The Jordan School District – one of the largest districts in Utah – is partnering with SchoolAI to bring generative AI technologies into classrooms for personalized one-on-one tutoring, guidance, and support.

The school district, which serves 67 schools, 3,350 educators, and more than 57,800 students, will integrate AI into classrooms district-wide through SchoolAI’s platform. The district said in a press release that its teachers can take advantage of AI-powered lesson plans and offer a safe technology experience tailored to each student’s individual needs.

The SchoolAI platform includes more than 1,000 activities with AI tutors, interactive games, simulations, well-being check-ins, and a library of grade- and subject-specific activities. Teachers also have access to dashboards with real-time feedback and moderation so they can track student progress and develop tailored learning plans to meet students where they are.

“The education of our future generations is critically important; and to say our teachers are hard working and stretched in their classrooms to meet the needs of each student is an understatement,” said Anthony Godfrey, Ed.D., superintendent of Jordan School District.

“Partnering with SchoolAI allows us to introduce a tool in the classroom that lets teachers get valuable insights into their students’ preparedness level for each subject, making it easy to assist them in a personalized way that wasn’t possible before,” he said. “It does all of this in a scalable format that ensures our teachers can do more amazing work without being overburdened or burnt out.”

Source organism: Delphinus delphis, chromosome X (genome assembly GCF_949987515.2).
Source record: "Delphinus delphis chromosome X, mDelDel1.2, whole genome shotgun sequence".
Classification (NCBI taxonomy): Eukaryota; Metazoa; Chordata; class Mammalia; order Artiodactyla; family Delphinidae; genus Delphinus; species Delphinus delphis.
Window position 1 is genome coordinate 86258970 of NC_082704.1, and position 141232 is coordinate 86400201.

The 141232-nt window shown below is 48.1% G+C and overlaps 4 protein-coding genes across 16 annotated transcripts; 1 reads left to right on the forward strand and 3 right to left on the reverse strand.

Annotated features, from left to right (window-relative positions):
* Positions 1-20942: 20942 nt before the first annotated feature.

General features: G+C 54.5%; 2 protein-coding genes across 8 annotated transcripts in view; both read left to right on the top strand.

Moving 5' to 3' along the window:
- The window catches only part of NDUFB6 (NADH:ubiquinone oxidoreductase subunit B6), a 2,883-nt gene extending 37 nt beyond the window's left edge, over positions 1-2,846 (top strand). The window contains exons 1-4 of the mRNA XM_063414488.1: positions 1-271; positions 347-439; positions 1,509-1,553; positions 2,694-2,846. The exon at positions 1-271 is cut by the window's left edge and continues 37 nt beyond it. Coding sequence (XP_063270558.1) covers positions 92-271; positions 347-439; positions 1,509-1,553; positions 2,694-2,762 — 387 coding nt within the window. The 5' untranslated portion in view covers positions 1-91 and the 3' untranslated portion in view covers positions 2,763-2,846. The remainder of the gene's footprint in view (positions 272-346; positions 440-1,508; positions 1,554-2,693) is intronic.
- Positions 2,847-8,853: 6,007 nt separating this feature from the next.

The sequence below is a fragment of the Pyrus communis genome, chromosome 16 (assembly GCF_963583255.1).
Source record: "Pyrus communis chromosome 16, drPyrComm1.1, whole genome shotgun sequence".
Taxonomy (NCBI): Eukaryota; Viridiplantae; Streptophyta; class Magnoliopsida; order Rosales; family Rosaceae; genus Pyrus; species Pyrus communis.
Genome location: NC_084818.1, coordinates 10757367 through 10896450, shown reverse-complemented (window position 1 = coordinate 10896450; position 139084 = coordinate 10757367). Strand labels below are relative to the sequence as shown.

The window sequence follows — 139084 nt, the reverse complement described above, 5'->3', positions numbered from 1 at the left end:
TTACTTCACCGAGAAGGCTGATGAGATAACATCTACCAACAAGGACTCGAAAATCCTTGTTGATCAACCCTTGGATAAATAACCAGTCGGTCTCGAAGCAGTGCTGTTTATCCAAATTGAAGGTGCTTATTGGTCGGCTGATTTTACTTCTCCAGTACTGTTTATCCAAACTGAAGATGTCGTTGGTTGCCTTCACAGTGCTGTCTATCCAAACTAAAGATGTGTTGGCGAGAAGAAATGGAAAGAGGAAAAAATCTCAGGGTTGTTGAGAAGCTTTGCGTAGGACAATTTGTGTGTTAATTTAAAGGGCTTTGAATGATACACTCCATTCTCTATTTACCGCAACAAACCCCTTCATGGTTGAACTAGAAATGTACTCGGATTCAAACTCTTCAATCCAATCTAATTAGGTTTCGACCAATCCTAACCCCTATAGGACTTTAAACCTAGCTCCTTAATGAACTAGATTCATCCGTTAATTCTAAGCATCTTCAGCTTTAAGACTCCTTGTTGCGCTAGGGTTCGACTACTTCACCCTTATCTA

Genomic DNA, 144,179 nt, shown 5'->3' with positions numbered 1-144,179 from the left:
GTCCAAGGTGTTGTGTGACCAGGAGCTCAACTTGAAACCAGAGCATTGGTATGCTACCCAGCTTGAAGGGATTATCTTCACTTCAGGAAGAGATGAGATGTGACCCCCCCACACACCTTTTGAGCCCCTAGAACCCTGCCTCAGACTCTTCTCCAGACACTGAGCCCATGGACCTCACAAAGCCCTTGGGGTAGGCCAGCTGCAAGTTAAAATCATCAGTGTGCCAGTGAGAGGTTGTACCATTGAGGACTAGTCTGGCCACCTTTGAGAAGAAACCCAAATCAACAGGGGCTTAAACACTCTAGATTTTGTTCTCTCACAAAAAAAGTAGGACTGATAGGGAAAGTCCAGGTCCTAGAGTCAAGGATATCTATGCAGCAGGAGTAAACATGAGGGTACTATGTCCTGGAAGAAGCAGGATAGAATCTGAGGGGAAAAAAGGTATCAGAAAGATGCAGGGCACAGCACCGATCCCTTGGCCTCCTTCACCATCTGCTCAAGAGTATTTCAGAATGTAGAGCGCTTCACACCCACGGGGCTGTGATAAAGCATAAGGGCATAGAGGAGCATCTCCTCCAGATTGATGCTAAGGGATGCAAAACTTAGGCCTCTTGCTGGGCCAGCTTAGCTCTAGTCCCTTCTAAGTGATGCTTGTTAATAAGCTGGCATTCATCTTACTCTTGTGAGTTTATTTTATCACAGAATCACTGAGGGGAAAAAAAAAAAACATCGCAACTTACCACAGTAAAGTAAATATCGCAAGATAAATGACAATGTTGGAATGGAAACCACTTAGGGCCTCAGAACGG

Prior to moving ahead with the full partnership, the school district launched a pilot program last fall. According to a press release, students taking part in the pilot program “have been encouraged and prompted to think deeper about the material they’re learning.” Additionally, the school district said SchoolAI’s platform has been used to help engage students who aren’t fluent in English.

“Artificial intelligence is going to be a part of everyday life for our students. We’re doing them a disservice if we’re not updating our concept of what it means to teach and learn with all the tools available to us now,” said Eric Price, principal of West Jordan Middle School. “As educators, we have to go beyond content sharing, which is how the curriculum was structured thus far, and embrace a new era of teaching our kids the skills needed for critical and conceptual thinking, no matter what level they’re starting from in the classroom.”

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